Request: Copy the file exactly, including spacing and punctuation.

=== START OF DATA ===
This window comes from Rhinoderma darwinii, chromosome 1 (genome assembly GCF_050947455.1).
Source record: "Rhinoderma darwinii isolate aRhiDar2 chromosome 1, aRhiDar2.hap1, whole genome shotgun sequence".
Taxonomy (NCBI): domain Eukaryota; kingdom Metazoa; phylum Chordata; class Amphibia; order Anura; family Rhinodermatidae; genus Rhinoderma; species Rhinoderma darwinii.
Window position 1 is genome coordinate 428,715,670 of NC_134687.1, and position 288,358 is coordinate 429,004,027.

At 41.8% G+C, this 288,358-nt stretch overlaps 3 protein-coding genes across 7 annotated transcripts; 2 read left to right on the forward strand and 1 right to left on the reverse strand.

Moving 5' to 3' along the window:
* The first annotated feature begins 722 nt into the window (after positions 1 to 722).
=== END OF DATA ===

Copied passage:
This window comes from Rhinoderma darwinii, chromosome 1 (genome assembly GCF_050947455.1).
Source record: "Rhinoderma darwinii isolate aRhiDar2 chromosome 1, aRhiDar2.hap1, whole genome shotgun sequence".
Taxonomy (NCBI): domain Eukaryota; kingdom Metazoa; phylum Chordata; class Amphibia; order Anura; family Rhinodermatidae; genus Rhinoderma; species Rhinoderma darwinii.
Window position 1 is genome coordinate 428,715,670 of NC_134687.1, and position 288,358 is coordinate 429,004,027.

At 41.8% G+C, this 288,358-nt stretch overlaps 3 protein-coding genes across 7 annotated transcripts; 2 read left to right on the forward strand and 1 right to left on the reverse strand.

Moving 5' to 3' along the window:
* The first annotated feature begins 722 nt into the window (after positions 1 to 722).